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Breach study

Breaches of the Data Protection Act reported to the Information Commissioner’s Office (ICO) are only a tiny fraction of the true number of such incidents happening across the UK. That is suggested after a series of Freedom of Information requests from security and communications product company ViaSat UK.

While 1,089 breaches were reported to the ICO between March 2014 and March 2015 (1), police forces across the UK reported at least 13,000 thefts (2) of devices that could hold sensitive data from businesses; meaning there are thousands of potential incidents going unreported. Since the current Data Protection Act contains no legal obligation to report breaches and has no specific security requirements included, there is no way of knowing whether any of these thefts put the population’s sensitive data at risk.

Chris McIntosh, CEO, ViaSat UK, said: “We must remember that 13,000 thefts is the bare minimum: considering that not all police forces could share this information, the real figure is likely to be many times greater. As a result, thousands of individuals’ private data could well be on borrowed time. It’s clear that this discrepancy isn’t due to the ICO but the framework it has to operate in. As it stands, the ICO simply doesn’t have the tools and powers it needs to ensure that either all threats are reported, or that risk is minimised. For instance, encrypting sensitive data is now a trivial matter in terms of both cost and complexity. If encryption of personal data was made mandatory, and enforced with spot checks and suitable punishments, then the public and the ICO could have much greater confidence that none of the 13,000-plus stolen devices represent a threat.”

The vast majority of breaches reported to the ICO came from the healthcare sector, which was responsible for 431 in total; the next highest was local government, with 129. Indeed, between them these two sectors, which mostly represent public sector organisations, accounted for 51% of all reported breaches (3) and the greatest number of undertakings enforced by the ICO (4). With other mainly public sector organisations, such as education and law enforcement, accounting for a significant number of reported breaches, the statistics suggest that the private sector is still greatly under-reporting the number of potential breaches it encounters.

Chris McIntosh added: “The ICO’s role is to encourage best practice in data protection. While it is clear that its financial penalties are aimed at this goal, it still needs more legal and financial muscle to drive its goals. While compulsory reporting of every single potential breach could be difficult to enforce, inevitably it would give the ICO a clearer view of the problem and allow it to better mandate best practice. However, in the meantime compulsory encryption, and the power to police it, is the absolute minimum that the ICO should be granted.” Visit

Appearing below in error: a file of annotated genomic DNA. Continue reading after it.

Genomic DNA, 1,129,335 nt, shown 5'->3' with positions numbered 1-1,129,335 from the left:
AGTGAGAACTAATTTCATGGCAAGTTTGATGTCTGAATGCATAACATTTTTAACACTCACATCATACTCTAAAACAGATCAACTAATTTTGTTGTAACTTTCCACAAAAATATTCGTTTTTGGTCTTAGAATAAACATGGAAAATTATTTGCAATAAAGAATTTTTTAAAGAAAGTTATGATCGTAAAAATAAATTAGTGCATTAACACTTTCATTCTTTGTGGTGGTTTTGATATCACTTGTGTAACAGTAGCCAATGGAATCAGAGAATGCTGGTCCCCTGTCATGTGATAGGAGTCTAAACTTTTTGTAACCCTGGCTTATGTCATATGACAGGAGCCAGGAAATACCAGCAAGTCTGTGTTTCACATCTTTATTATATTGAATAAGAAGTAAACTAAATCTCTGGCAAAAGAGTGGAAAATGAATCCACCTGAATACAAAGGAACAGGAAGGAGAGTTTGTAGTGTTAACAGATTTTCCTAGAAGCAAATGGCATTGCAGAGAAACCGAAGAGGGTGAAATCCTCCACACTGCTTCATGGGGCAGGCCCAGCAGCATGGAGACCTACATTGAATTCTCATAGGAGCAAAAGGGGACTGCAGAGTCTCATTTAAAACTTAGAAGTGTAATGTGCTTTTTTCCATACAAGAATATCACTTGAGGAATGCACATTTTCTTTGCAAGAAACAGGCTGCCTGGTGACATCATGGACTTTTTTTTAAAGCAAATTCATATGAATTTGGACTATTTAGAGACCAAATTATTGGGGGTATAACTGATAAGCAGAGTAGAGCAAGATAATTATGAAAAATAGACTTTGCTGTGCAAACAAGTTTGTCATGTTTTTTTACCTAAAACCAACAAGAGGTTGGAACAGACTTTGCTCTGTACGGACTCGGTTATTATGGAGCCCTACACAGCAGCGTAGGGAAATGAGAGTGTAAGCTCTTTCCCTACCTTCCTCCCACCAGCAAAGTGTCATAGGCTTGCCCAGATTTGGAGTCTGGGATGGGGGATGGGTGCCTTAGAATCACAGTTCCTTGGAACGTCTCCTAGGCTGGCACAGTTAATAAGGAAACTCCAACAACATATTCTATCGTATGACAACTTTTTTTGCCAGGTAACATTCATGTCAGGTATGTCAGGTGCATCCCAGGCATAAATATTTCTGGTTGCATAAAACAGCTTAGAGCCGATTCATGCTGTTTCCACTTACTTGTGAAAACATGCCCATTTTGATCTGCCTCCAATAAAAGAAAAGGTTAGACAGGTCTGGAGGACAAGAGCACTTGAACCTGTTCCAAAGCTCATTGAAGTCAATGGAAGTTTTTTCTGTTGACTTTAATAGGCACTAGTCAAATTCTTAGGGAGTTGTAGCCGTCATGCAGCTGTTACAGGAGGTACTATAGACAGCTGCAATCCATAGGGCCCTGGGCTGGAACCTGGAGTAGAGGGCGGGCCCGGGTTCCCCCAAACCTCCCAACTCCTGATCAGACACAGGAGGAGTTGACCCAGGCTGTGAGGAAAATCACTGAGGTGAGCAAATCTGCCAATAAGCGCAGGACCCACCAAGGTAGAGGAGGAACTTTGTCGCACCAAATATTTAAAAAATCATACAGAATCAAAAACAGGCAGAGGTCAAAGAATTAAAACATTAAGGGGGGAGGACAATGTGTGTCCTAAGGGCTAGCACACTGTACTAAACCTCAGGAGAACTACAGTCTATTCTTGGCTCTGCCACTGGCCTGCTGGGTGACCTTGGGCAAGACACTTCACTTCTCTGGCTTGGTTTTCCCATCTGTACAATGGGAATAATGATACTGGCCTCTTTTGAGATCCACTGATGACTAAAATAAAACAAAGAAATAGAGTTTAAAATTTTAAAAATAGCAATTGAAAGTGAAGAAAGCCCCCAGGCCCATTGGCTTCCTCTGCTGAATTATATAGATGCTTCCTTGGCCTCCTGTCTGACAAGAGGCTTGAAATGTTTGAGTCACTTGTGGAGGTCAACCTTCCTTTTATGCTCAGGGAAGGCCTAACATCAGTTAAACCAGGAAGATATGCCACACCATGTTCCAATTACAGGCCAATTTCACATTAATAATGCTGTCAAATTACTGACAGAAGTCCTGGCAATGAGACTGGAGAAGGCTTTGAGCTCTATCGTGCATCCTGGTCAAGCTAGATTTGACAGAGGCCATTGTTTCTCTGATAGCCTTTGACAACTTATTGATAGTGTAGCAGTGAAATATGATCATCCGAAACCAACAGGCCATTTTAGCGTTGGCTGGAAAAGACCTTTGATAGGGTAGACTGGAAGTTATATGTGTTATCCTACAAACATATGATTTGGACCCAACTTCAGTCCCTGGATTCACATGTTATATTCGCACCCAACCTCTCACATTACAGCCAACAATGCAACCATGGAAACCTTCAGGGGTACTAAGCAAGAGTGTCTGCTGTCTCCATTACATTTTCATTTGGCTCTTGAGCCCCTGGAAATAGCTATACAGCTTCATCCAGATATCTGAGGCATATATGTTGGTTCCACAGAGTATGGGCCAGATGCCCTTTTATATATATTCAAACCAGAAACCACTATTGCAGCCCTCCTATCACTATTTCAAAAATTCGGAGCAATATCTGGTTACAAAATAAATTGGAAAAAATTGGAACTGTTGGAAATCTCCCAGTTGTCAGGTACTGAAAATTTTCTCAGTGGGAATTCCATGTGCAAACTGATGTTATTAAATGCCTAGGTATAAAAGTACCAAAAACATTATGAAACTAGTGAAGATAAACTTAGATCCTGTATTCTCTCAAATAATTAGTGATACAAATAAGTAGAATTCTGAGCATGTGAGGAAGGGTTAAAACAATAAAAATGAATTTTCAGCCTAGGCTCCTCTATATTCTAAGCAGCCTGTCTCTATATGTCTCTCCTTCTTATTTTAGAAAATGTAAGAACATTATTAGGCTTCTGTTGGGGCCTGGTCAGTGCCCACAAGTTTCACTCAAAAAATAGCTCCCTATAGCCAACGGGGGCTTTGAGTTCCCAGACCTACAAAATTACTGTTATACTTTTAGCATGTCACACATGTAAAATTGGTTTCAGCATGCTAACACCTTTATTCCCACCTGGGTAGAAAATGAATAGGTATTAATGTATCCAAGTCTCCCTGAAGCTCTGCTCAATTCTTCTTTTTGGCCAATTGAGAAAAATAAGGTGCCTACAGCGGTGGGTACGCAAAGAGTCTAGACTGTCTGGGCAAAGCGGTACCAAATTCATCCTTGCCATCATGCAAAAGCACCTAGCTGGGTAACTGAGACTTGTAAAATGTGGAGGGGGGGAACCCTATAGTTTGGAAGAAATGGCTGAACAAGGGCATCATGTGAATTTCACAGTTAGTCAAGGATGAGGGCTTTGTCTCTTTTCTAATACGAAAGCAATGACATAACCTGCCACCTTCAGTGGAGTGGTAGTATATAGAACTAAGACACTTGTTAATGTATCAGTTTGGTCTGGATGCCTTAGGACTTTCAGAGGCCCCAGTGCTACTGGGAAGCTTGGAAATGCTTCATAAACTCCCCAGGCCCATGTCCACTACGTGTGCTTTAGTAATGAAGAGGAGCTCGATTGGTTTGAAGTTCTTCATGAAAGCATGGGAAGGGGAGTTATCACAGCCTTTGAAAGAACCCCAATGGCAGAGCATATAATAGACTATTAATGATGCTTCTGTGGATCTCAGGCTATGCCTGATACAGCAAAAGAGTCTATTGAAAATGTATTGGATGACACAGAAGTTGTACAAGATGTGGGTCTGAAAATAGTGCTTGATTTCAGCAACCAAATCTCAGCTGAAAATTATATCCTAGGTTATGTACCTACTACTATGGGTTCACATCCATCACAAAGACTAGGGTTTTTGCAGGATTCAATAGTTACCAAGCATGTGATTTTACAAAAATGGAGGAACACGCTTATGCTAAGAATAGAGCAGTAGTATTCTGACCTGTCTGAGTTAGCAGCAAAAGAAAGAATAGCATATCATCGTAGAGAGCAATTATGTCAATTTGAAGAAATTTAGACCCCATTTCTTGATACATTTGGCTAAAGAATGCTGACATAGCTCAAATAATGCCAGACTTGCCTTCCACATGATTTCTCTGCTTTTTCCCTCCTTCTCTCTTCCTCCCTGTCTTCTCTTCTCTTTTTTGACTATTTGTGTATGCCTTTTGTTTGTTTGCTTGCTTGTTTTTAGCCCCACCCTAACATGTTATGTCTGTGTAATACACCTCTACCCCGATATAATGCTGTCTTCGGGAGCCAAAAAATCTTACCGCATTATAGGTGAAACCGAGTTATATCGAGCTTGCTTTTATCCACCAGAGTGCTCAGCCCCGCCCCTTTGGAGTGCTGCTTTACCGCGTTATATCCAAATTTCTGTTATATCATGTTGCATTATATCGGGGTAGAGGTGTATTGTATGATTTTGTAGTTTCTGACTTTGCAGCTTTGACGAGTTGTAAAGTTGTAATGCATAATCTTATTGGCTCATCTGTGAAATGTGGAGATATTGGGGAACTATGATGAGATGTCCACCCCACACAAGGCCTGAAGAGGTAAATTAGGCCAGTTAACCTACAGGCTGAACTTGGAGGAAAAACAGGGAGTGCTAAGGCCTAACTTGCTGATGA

(1) The total of self-reported data breaches to the ICO between:
a. 12th March 2014 and 12th March 2015: 1,089
b. 1st March 2013 and 28th February 2014: 1,274
c. 8th March 2012 and 8th March 2013: 1,150
The total value of monetary penalties issued by the ICO for self-reported data breaches between:
a. 12th March 2014 and 12th March 2015: £1,142,500
b. 1st March 2013 and 28th February 2014: £1,230,000
c. 8th March 2012 and 8th March 2013: £2,610,000

(2) Number of thefts reported from businesses to 18 UK police forces between March 1st 2014 and February 28th 2015 (inclusive): 67,677

Number of thefts of devices capable of holding sensitive information: 13,079
(3) Top five sectors for self-reported data breaches 2015 – 2015:
i) Health (431)
ii) Local Government (129)
iii) Education (86)
iv) General business (72)
v) Solicitors/ Barristers (55)

(4) ICO undertakings 2014 – 2015 by sector:
i) Local Government (24)
ii) Health (14)
iii) Policing and criminal records (6)
iv) General business (4)
v) Media (3)
vi) Estate Agents (2)
vii) Leisure (2)
viii) Lenders (2)
ix) Solicitors/ Barristers (2)
x) Education (1)
xi) Financial Services (1)
xii) Housing (1)
xiii) Recruitment agencies (1)

(5) Number of self-reported data breaches 2014 – 2015 by type:
i) Disclosure of data (689)
ii) Security (375)
iii) Inaccurate data (6)
iv) Use of data (5)
v) Breach of Section 55, Data Protection Act by an individual (4)
vi) Subject access (3)
vii) Obtaining data (3)
viii) Retention of data (3)
ix) Excessive/ Irrelevant data (1)

(6) Number and value of monetary penalties 2014 – 2015, by breach type:
i) Security (5 penalties totalling £812,500)
ii) Use of data (2 penalties totalling £150,000)
iii) Disclosure of data (1 penalty totalling £180,000)

ViaSat contacted the ICO requesting statistics on self-reported data incidents between 12th March 2014 and 12th March 2015, broken down by type and sector. ViaSat also contacted each of the 46 police forces in the UK to request statistics on thefts between March 1, 2014 and February 28, 2015 (inclusive). It requested the number of thefts where computing and communications equipment capable of holding sensitive data had been stolen, and whether thefts had been reported from individuals or organisations. Of the 34 forces that responded, not every force was able to provide the full information needed. As a result, statistics are based only on the 31 forces that could give precise, verified information.


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